Codependency describes a relational dynamic where you over-rely on others and their approval of you, have a hard time experiencing yourself as distinct and separate from others and struggle to recognize and prioritize your own needs. People sometimes use the term to describe behaviors that don’t quite fit this definition, which leads to some confusion. Think of it as support that’s so extreme it becomes unhealthy.
In such relationships, codependency can masquerade as “getting along” or keeping the peace, but subsuming yourself in another also builds resentment within you for sacrifices you make, however unconsciously, at your own expense.
In codependent relationships, your partner’s well-being becomes fundamentally entangled with your well-being. You may find yourself confused as you try to make choices and decisions. Putting attention on your partner’s real or imagined reactions and responses feels safer and easier than putting attention on yourself, especially during key, emotionally charged moments. This can make it hard to set, respect, and recognize your own and others’ boundaries or know and honor what you want when your desires are distinct from your partner’s.
Examples and signs of a codependent individual
Here are some examples of what a codependent relationship might look like:
- Investing a lot of energy and time into caring for others with an alcohol or substance
- Making excuses or covering for the other person’s bad behavior
- Neglecting self-care, work, or other relationships to care for someone
- Enabling a partner’s destructive or unhealthy behavior
- Not allowing your others to take responsibility for their own lives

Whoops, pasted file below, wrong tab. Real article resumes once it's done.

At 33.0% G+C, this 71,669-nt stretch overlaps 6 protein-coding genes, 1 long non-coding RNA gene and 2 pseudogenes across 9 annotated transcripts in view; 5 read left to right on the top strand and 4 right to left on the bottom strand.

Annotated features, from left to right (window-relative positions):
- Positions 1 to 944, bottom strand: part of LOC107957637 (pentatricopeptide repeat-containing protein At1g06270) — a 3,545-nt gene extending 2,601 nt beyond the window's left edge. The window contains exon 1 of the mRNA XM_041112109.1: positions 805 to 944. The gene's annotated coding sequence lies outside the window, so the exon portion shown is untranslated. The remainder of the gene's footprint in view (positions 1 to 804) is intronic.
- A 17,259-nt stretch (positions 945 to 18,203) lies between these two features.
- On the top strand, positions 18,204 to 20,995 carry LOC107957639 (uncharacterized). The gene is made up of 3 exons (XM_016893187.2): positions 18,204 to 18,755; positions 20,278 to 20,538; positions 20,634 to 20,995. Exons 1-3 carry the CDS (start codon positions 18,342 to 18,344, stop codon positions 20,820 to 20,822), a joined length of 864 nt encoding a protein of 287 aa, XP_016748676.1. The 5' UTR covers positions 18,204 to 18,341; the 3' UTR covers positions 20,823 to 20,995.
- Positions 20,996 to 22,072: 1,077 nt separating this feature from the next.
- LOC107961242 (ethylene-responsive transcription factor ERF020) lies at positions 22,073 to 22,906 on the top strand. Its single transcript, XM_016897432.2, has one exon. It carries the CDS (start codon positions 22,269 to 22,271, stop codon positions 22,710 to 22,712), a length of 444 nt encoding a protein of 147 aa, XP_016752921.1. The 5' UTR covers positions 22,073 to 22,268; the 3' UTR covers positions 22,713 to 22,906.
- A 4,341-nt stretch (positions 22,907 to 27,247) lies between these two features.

- Not allowing your partner to maintain their independence
Characteristics of a codependent individual are:
- The trouble with emotional intimacy
- Sense of responsibility for others feelings
- Fear of rejection
- Fear of being alone
- Taking any negative comments or criticism as a personal attack
The good news is that codependency is something you can work on by both identifying it and overcoming it.
Here are a few things you could do:
Having healthy boundaries
The nature of codependency is such that it tends to blur the lines between where oneself begins and another ends. People with good relationships are supportive of each other, but they also respect each other’s boundaries.
A boundary is a limit that establishes what you are willing and unwilling to accept in a relationship. Spend some time thinking about what is acceptable to you. Work on listening to the other person, but don’t allow their problems to consume your life. Practice finding ways to decline requests that step over your boundaries. Set limits, then work on enforcing them.
Resist the urge to fix, control, or save
Often, codependency feeds off a false sense of control. We may think we know what the other person wants and that it’s up to us to help them get it. While there’s no harm in proving yourself to be helpful, but there’s a limit. While you can still be compassionate and helpful when someone you love is struggling, you needn’t assume to know what someone needs before they ask. This means that you needn’t assume to know what someone needs before they ask.
Take care of yourself
People who are in codependent relationships often have low self-esteem. In order to stop being codependent, you need to start by valuing yourself. Learn more about the things that make you happy and the kind of life that you want to live. Spend time doing the things that you love to do. Work on overcoming negative self-talk and replace self-defeating thoughts with more positive, realistic ones. Also be sure that you are taking care of your health by getting the food, rest, and self-care that you need for your emotional well-being.